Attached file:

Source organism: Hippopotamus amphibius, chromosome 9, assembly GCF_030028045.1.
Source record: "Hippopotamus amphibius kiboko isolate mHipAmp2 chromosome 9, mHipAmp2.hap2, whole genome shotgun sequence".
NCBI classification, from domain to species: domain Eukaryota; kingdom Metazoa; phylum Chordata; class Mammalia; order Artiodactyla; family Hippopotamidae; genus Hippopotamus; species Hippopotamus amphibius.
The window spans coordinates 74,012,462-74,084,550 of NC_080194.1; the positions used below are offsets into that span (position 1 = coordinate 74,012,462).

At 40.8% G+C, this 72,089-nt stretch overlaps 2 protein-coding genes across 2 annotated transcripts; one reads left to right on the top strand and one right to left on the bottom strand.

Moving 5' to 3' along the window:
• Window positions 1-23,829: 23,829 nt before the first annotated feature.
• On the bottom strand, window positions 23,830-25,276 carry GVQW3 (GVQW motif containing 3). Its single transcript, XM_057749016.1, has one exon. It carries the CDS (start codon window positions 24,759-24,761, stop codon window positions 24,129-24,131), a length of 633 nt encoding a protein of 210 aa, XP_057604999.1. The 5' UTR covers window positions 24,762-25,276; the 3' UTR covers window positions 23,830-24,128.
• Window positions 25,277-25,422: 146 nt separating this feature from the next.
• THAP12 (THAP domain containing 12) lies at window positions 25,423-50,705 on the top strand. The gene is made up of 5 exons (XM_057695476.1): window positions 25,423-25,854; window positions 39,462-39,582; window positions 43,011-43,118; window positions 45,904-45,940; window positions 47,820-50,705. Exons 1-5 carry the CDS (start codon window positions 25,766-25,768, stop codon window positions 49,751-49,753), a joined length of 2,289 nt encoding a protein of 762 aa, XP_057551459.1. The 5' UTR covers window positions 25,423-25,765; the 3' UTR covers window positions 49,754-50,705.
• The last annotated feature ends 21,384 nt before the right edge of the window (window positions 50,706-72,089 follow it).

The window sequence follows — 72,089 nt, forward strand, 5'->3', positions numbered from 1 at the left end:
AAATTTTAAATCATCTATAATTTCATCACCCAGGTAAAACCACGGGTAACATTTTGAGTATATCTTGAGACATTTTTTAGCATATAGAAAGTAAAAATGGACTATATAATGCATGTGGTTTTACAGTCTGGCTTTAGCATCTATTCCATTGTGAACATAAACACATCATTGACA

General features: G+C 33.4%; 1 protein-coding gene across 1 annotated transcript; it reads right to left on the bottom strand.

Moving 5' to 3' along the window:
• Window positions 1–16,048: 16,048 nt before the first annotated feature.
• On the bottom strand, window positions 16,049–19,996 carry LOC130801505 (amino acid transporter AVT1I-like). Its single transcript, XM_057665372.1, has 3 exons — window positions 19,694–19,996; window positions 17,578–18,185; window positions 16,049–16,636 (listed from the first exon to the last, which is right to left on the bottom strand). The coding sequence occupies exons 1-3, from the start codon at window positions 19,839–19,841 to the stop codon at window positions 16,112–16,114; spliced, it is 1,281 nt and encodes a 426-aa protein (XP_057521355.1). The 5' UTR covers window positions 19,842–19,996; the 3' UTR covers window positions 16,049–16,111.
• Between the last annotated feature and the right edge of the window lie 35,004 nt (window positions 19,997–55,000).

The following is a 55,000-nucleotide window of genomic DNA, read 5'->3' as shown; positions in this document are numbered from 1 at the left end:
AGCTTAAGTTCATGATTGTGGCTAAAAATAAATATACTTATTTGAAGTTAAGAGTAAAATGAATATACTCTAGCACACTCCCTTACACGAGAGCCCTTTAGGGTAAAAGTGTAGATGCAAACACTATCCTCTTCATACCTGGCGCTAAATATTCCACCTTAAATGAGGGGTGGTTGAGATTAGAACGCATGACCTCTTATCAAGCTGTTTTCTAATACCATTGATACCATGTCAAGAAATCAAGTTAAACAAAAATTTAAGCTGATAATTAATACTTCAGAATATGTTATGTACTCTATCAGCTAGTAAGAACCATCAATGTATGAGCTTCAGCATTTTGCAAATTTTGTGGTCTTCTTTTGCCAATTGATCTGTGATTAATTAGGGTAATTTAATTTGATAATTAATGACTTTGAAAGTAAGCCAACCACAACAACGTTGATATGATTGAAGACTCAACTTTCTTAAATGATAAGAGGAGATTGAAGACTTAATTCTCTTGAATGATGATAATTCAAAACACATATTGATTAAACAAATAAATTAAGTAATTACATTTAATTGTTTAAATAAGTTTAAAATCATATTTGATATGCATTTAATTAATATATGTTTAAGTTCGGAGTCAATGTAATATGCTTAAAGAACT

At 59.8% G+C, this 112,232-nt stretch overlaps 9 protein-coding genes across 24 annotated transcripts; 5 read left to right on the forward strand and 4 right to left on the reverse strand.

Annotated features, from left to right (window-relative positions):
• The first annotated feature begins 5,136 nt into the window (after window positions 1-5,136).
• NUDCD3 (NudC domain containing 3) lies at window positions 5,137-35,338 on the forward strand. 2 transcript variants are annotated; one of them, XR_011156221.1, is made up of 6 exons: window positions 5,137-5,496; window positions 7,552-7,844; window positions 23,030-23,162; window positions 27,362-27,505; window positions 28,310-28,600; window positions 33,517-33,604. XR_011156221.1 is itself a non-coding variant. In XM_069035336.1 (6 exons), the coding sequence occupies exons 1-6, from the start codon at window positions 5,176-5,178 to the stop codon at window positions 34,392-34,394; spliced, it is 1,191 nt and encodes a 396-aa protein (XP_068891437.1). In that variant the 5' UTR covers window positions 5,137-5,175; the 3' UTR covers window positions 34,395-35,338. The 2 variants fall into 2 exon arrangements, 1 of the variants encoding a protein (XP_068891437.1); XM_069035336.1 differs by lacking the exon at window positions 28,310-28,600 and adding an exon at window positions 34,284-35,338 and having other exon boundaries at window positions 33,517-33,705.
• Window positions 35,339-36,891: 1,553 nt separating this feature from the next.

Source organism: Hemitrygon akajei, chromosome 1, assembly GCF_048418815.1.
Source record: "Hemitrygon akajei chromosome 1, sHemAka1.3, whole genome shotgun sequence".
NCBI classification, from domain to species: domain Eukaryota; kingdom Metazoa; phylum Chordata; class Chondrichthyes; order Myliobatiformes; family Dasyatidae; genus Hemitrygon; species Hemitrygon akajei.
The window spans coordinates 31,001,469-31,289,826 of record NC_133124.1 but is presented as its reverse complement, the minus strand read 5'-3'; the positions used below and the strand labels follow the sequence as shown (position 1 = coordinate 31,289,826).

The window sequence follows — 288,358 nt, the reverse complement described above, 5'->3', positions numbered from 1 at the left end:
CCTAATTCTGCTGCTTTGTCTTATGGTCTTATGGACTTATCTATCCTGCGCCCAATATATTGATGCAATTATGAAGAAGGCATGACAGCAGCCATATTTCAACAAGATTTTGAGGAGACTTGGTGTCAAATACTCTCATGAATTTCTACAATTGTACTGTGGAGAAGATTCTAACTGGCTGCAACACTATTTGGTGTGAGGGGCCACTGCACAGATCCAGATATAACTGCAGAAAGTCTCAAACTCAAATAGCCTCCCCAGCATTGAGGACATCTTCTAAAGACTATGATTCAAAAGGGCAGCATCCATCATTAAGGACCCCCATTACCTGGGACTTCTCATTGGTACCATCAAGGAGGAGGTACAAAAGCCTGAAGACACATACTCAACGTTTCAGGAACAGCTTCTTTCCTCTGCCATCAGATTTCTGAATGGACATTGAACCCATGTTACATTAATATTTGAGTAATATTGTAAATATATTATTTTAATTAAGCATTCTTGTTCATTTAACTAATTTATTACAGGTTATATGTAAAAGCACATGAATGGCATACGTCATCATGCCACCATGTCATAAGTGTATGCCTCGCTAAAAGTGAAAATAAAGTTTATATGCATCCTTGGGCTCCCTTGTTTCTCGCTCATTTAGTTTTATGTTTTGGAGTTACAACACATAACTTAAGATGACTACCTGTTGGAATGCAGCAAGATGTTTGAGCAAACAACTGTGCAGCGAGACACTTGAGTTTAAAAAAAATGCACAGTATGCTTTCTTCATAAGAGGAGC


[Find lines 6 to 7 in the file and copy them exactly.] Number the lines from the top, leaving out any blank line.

Moving 5' to 3' along the window:
• Window positions 1-23,829: 23,829 nt before the first annotated feature.